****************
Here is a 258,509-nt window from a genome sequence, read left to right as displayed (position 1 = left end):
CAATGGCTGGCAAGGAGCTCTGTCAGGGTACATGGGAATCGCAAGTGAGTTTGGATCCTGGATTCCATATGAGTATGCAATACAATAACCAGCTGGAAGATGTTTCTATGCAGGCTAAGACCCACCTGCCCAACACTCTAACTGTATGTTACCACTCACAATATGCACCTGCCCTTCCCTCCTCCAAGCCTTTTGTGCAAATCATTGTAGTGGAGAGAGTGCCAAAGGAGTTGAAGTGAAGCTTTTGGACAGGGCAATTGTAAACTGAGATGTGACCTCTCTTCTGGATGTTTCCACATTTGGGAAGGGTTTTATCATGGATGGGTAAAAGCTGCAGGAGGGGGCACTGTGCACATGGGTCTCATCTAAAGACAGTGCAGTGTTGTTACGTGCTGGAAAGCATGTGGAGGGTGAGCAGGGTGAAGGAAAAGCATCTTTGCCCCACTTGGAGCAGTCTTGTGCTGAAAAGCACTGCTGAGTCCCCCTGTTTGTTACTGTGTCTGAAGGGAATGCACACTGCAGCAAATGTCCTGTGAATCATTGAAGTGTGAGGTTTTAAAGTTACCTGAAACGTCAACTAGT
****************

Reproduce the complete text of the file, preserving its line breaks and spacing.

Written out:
Here is a 258,509-nt window from a genome sequence, read left to right as displayed (position 1 = left end):
CAATGGCTGGCAAGGAGCTCTGTCAGGGTACATGGGAATCGCAAGTGAGTTTGGATCCTGGATTCCATATGAGTATGCAATACAATAACCAGCTGGAAGATGTTTCTATGCAGGCTAAGACCCACCTGCCCAACACTCTAACTGTATGTTACCACTCACAATATGCACCTGCCCTTCCCTCCTCCAAGCCTTTTGTGCAAATCATTGTAGTGGAGAGAGTGCCAAAGGAGTTGAAGTGAAGCTTTTGGACAGGGCAATTGTAAACTGAGATGTGACCTCTCTTCTGGATGTTTCCACATTTGGGAAGGGTTTTATCATGGATGGGTAAAAGCTGCAGGAGGGGGCACTGTGCACATGGGTCTCATCTAAAGACAGTGCAGTGTTGTTACGTGCTGGAAAGCATGTGGAGGGTGAGCAGGGTGAAGGAAAAGCATCTTTGCCCCACTTGGAGCAGTCTTGTGCTGAAAAGCACTGCTGAGTCCCCCTGTTTGTTACTGTGTCTGAAGGGAATGCACACTGCAGCAAATGTCCTGTGAATCATTGAAGTGTGAGGTTTTAAAGTTACCTGAAACGTCAACTAGT